From Literary Hub:
In the attic of a suburban house outside London in the 2000s, my brother made a remarkable discovery: a folder containing 200 fragile pages, typed in German, dated 1945, and apparently placed in a suitcase and never touched since. Its first page bore the name Moriz Scheyer and the title Ein Überlebender (A Survivor).
We were clearing out the old family home: our father, Konrad Singer, needed to downsize. The attic—in the way of attics of family homes lived in for 40-plus years—had accumulated detritus gradually throughout that period (garden furniture, books, toys, bedlinen, kitchenware), without apparently ever jettisoning any.
In the midst of all that was this incredibly valuable, irreplaceable document. The written account of a family legend: my grandparents’ wartime flight through France, involving incarceration, hairsbreadth escape from deportation, and a final heroic rescue by a French family and improbable concealment in a rural convent. A story which had always been recounted to us as extraordinary, even miraculous—but in fragments, the details unclear or forgotten, the original protagonists silent.
As I turned the first page, and was transported back to the beginning of that story—to Vienna in February 1938, immediately before the Anschluss—I was also meeting a family member for the first time. Moriz Scheyer, my father’s stepfather, a well-respected literary figure of 1930s Vienna, and a friend of Stefan Zweig, who died long before I was born.
. . . .
But there was another issue—one connected with the reason that the find had been so unexpected. And that was that I knew the book to have been destroyed. And the reason I knew that was that my father had told me so: he had himself destroyed it (or thought he had).
At the time of that revelation—when, some 25 years before the discovery, as a teenager, I had begun to be intensely curious about this lost side of the family and the family history—I was incredulous, even angry. How could my father have been so uninterested in preserving this historical document, his own stepfather’s account of this extraordinary story?
He gave (at different times) two reasons: the “self-pity” he discerned in his stepfather’s account, and its uncompromising “anti-German” sentiment. Either judgment, in the context of what Moriz and his companions went through, may seem to us unbelievably harsh and unsympathetic. But that reaction does, I think, draw attention to something important—about the role of a generational dynamic in relation to family memory, and the conflicts of memory. First, there is the specific postwar context. My father was a young man in 1945, desperate to look forward, to create a new world—socialist, rationalist, free of racial and nationalist thinking—above all not to dwell on the catastrophes and terrible irrationalities of the immediate past. Moriz Scheyer, over 50 at the time of his enforced emigration, unable to build a new life, shattered in health and spirit, could do little but “dwell,” could only bear witness to that trauma.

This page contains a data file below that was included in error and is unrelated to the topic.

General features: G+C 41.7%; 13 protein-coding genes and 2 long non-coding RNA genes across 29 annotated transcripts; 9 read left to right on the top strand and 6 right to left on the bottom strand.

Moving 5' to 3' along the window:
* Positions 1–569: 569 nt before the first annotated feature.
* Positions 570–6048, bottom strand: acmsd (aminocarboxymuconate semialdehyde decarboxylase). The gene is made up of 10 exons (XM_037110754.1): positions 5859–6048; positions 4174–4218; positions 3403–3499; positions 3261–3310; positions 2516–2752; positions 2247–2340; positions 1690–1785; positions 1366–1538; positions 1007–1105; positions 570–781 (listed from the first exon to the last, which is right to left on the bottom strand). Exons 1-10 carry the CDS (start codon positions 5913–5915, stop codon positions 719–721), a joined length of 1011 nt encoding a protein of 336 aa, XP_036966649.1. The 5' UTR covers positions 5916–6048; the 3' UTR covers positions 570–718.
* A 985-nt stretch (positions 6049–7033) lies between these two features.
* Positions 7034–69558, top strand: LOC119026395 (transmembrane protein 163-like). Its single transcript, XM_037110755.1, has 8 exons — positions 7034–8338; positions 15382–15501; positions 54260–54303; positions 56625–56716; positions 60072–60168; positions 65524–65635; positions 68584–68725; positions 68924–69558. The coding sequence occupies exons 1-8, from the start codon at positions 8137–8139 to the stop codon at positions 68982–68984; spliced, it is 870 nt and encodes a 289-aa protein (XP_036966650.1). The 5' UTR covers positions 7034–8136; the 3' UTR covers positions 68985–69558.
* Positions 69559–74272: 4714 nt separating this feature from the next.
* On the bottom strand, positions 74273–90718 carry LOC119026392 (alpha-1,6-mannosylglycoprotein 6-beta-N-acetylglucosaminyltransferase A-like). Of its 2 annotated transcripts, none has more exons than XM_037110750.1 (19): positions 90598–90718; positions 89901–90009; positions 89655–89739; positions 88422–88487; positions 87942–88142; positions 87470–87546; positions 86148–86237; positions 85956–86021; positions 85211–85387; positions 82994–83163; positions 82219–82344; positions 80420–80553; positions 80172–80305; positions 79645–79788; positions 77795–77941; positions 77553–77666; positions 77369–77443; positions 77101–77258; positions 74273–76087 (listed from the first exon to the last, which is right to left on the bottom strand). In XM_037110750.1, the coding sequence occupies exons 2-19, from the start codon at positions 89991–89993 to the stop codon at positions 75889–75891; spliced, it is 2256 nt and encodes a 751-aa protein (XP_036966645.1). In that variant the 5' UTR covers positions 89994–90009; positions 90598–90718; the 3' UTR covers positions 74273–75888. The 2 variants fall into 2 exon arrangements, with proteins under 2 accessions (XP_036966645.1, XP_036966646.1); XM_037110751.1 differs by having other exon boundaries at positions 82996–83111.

. . . .
Because this is the uniqueness of the book. It is a time capsule. Unlike so many survivors’ accounts, written or produced through interviews decades later, this is a book where you cannot doubt that what you read is what someone experienced and thought at the time. That perspective, that reaction to the events, has been preserved unaltered for 70 years. It suffers no risk of false memory or suggestion, of distortion.
Sometimes the perspective is surprising, arresting, bringing the reader face to face with a different world view. How remarkable, from our 21st century, to read Scheyer’s view—leading him, doubtless, to despair of the book’s publication—that “no one will ever be interested in what happened to Jews.” Antisemitism, from his 1940s perspective, was so ingrained in European culture that an account of something that “only” affected Jews could never attract serious attention.
How poignant, too, not least now, to encounter in Scheyer’s writing the concept of the “good European.” A well-known phrase of the time, now long forgotten, it was bound up with the pan-European ideal (associated with another forgotten figure, Romain Rolland) of a culturally bonded brotherhood of nations. It was, arguably, despair at the fate of this ideal that drove Moriz’s friend Stefan Zweig to suicide in 1942.
Link to the rest at Literary Hub
Here’s a link to Moriz Scheyer’s book.